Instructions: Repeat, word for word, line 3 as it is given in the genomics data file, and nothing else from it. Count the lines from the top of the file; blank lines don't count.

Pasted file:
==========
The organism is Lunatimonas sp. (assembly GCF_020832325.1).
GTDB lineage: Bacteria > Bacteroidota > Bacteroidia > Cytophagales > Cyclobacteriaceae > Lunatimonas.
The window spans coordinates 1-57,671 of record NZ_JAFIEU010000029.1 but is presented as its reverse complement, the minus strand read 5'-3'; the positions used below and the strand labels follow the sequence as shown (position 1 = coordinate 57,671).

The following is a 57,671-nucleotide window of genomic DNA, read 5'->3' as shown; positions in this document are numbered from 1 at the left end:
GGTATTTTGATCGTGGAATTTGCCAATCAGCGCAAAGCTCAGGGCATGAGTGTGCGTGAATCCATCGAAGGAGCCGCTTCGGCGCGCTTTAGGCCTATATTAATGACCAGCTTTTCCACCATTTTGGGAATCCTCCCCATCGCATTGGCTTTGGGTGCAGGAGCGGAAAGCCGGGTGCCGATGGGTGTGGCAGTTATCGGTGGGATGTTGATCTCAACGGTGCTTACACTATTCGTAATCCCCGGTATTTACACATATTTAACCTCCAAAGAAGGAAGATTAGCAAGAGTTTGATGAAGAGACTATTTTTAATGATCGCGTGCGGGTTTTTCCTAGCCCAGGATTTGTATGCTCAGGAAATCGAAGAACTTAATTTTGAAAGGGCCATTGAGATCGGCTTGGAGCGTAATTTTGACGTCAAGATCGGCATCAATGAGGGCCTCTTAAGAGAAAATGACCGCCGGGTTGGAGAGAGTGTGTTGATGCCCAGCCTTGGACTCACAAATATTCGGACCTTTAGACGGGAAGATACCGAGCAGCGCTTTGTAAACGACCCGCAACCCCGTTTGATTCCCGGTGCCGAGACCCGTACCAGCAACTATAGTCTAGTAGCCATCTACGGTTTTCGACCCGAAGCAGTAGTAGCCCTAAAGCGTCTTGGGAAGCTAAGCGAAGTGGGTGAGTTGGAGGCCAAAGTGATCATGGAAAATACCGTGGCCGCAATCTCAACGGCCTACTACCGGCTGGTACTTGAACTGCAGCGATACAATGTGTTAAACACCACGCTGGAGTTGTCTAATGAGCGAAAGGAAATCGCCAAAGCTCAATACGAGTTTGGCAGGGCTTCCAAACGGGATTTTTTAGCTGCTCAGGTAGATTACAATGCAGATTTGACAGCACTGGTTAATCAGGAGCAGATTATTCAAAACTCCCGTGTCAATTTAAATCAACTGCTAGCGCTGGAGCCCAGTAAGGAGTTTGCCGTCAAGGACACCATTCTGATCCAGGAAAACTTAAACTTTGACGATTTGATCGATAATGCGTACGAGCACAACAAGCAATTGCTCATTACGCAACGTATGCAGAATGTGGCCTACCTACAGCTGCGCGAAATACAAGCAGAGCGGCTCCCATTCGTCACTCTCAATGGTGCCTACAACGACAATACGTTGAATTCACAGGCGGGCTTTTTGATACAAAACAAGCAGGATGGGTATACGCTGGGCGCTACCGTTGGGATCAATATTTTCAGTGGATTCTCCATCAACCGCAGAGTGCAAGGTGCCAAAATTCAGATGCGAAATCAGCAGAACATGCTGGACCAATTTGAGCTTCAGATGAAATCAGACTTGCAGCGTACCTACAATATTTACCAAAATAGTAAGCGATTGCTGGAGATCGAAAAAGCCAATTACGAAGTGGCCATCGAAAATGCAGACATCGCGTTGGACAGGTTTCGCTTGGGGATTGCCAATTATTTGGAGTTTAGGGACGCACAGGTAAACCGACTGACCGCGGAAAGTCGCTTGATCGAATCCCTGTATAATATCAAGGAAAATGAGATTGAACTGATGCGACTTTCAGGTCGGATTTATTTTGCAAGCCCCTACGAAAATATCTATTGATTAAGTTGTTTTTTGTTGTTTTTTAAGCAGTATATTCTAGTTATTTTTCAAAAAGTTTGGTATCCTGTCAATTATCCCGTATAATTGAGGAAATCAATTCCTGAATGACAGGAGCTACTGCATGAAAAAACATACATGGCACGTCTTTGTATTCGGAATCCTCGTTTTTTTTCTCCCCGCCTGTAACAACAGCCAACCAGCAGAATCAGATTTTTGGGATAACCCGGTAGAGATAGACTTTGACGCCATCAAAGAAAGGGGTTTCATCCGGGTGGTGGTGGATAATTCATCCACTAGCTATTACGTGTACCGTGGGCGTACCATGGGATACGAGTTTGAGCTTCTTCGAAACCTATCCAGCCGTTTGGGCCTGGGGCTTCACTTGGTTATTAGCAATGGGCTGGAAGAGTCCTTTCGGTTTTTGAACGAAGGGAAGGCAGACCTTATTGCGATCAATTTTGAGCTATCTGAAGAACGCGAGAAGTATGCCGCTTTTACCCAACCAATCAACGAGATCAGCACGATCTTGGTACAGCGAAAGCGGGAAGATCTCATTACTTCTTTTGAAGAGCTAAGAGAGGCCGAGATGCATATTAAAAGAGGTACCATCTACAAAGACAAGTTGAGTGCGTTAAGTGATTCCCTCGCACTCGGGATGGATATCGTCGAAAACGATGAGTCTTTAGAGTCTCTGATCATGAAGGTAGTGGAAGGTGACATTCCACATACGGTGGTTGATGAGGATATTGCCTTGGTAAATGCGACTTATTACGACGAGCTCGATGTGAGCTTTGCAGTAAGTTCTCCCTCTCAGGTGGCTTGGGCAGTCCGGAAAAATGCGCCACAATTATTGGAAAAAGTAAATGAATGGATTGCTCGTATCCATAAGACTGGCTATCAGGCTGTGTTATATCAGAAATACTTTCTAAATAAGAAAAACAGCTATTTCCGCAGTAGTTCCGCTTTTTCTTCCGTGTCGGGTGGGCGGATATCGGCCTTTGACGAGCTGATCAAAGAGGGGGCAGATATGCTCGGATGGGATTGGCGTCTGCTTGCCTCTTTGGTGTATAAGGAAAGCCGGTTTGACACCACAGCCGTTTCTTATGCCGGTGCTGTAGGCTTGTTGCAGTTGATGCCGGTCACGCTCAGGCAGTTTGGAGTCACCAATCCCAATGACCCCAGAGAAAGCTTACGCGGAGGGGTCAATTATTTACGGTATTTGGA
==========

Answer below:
The window spans coordinates 1-57,671 of record NZ_JAFIEU010000029.1 but is presented as its reverse complement, the minus strand read 5'-3'; the positions used below and the strand labels follow the sequence as shown (position 1 = coordinate 57,671).